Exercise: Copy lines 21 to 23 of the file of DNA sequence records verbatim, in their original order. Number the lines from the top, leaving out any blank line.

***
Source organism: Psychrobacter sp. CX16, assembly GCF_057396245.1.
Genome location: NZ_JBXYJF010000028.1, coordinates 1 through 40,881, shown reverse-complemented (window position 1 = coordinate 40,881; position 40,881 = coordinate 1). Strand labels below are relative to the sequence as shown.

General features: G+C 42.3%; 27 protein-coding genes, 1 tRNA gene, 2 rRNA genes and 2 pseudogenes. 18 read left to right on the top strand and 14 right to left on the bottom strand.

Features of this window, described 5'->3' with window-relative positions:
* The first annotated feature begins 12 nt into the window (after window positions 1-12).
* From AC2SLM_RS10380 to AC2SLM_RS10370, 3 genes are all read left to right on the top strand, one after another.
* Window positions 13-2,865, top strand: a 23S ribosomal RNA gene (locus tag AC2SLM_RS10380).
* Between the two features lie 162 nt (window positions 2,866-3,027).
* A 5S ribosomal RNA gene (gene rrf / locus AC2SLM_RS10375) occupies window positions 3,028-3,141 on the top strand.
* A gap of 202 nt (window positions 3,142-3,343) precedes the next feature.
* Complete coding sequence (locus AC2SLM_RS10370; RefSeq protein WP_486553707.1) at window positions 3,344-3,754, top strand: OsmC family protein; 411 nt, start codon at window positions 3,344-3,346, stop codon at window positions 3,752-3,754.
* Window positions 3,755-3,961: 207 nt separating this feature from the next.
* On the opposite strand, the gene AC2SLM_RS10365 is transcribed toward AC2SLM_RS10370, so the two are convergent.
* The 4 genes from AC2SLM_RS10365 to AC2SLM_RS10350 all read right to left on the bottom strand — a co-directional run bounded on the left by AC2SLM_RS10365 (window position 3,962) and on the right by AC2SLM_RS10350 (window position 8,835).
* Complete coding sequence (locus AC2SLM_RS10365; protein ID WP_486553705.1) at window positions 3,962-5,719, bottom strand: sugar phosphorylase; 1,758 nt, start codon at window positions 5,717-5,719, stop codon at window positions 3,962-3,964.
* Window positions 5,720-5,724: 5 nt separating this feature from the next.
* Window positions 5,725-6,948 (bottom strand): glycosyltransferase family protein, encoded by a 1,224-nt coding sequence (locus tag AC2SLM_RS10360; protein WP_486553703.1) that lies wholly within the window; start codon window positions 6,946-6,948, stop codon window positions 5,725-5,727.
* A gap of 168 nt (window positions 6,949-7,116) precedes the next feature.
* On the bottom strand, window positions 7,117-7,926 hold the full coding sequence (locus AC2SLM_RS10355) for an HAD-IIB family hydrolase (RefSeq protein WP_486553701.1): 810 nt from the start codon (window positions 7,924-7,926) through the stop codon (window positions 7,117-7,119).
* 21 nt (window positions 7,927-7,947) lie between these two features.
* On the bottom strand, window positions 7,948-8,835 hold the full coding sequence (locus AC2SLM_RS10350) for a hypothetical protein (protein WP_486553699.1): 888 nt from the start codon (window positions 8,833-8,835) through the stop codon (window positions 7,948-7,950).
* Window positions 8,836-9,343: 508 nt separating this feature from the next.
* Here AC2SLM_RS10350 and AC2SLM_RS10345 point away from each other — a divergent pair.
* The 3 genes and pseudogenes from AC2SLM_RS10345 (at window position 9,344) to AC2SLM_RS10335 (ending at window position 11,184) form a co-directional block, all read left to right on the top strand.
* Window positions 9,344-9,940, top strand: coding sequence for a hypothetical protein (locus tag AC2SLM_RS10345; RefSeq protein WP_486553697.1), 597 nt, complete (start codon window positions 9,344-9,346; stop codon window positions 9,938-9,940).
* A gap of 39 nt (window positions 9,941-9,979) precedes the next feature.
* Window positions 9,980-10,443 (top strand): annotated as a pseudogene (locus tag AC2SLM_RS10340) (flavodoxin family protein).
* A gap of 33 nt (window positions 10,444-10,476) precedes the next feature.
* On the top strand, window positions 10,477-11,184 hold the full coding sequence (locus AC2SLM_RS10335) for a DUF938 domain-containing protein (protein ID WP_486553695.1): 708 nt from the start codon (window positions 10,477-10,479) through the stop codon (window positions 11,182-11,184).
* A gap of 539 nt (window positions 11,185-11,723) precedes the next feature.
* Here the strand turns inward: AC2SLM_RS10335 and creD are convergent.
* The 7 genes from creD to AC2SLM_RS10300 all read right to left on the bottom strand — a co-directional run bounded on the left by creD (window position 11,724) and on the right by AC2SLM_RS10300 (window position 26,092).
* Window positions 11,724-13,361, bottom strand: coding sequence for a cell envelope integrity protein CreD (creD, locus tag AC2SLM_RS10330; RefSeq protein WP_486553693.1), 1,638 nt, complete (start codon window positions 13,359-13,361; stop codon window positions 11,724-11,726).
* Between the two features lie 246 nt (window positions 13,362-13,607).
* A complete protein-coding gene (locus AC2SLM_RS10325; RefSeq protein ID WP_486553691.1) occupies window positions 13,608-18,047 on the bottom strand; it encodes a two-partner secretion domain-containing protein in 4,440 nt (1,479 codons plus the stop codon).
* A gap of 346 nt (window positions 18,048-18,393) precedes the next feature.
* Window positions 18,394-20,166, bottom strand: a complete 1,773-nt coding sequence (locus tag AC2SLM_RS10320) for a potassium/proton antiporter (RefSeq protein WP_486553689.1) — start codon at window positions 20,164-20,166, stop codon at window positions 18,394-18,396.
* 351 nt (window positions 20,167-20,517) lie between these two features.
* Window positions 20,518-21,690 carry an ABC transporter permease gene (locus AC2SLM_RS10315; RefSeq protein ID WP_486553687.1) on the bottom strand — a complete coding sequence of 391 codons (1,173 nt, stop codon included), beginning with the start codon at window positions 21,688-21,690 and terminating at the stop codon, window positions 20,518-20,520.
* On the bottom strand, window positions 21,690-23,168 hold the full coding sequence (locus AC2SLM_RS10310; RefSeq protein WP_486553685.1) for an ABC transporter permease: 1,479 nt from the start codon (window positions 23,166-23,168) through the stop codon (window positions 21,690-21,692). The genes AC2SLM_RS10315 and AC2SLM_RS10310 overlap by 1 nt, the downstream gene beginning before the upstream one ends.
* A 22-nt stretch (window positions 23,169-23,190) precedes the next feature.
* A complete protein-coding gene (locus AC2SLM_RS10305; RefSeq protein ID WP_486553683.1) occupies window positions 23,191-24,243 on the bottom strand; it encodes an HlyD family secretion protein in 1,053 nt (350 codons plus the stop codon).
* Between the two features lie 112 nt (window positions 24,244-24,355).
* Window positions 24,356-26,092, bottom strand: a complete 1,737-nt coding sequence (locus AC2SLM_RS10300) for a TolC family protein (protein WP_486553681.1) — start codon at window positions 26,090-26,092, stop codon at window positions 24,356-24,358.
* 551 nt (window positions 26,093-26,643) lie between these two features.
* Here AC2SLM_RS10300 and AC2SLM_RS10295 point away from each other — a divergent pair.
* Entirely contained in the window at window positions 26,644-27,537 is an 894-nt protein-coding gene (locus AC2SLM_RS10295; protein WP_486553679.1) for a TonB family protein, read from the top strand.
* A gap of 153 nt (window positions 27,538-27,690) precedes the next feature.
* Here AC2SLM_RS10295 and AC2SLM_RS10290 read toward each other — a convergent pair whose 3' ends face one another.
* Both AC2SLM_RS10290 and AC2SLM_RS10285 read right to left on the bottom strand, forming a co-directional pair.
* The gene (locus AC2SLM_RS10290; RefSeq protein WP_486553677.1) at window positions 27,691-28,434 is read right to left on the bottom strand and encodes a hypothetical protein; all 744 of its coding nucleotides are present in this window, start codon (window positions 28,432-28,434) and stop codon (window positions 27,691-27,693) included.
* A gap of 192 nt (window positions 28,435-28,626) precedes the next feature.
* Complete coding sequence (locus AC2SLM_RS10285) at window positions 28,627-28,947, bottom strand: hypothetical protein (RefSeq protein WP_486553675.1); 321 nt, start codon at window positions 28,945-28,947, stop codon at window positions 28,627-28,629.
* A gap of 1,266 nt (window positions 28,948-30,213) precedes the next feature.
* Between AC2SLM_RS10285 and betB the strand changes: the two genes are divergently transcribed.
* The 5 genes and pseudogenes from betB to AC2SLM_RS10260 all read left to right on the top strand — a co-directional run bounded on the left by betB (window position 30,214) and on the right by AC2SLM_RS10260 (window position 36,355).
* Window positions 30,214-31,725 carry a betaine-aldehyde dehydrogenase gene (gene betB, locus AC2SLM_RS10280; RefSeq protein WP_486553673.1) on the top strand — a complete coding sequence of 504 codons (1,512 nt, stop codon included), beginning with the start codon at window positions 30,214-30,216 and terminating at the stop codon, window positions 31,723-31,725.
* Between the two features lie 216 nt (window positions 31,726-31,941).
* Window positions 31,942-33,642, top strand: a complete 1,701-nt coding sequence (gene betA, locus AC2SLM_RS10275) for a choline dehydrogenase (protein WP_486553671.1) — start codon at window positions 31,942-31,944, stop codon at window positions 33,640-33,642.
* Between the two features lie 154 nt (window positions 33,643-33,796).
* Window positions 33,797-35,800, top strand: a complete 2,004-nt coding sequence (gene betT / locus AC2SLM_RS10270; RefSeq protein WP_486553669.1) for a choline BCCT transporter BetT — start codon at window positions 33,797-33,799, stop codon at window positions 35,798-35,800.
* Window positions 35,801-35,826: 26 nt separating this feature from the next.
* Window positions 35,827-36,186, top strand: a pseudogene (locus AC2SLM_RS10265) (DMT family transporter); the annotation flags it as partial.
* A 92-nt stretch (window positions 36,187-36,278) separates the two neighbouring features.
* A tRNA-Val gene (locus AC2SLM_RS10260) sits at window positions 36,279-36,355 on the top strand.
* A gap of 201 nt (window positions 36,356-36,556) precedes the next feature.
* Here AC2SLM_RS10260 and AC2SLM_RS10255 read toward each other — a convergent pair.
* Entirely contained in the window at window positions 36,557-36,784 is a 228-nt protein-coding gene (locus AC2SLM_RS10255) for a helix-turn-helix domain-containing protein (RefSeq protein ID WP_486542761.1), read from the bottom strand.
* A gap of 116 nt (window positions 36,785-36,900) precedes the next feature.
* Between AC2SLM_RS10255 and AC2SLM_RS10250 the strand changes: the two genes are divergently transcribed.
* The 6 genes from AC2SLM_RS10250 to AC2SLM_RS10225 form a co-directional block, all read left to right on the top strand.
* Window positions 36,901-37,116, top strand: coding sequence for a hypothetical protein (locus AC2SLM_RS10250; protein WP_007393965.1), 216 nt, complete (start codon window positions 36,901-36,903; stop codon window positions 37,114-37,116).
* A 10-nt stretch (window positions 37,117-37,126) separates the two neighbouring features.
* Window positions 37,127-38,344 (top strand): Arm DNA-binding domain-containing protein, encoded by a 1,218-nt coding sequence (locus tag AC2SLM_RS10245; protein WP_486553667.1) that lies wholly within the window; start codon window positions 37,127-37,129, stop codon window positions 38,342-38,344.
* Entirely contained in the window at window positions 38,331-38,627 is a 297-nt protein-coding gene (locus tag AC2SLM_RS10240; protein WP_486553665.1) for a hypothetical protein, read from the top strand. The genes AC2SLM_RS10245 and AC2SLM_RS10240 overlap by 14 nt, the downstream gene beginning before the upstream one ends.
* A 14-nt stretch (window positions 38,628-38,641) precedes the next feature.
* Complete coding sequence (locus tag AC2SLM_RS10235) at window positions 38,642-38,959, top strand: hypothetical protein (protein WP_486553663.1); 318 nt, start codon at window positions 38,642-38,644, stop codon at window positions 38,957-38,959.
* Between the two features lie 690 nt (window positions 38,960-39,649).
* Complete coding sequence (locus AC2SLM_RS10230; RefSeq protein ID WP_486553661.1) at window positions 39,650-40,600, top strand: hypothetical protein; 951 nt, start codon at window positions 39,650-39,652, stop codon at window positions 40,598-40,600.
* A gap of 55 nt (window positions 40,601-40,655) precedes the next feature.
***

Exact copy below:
* On the bottom strand, window positions 7,948-8,835 hold the full coding sequence (locus AC2SLM_RS10350) for a hypothetical protein (protein WP_486553699.1): 888 nt from the start codon (window positions 8,833-8,835) through the stop codon (window positions 7,948-7,950).
* Window positions 8,836-9,343: 508 nt separating this feature from the next.
* Here AC2SLM_RS10350 and AC2SLM_RS10345 point away from each other — a divergent pair.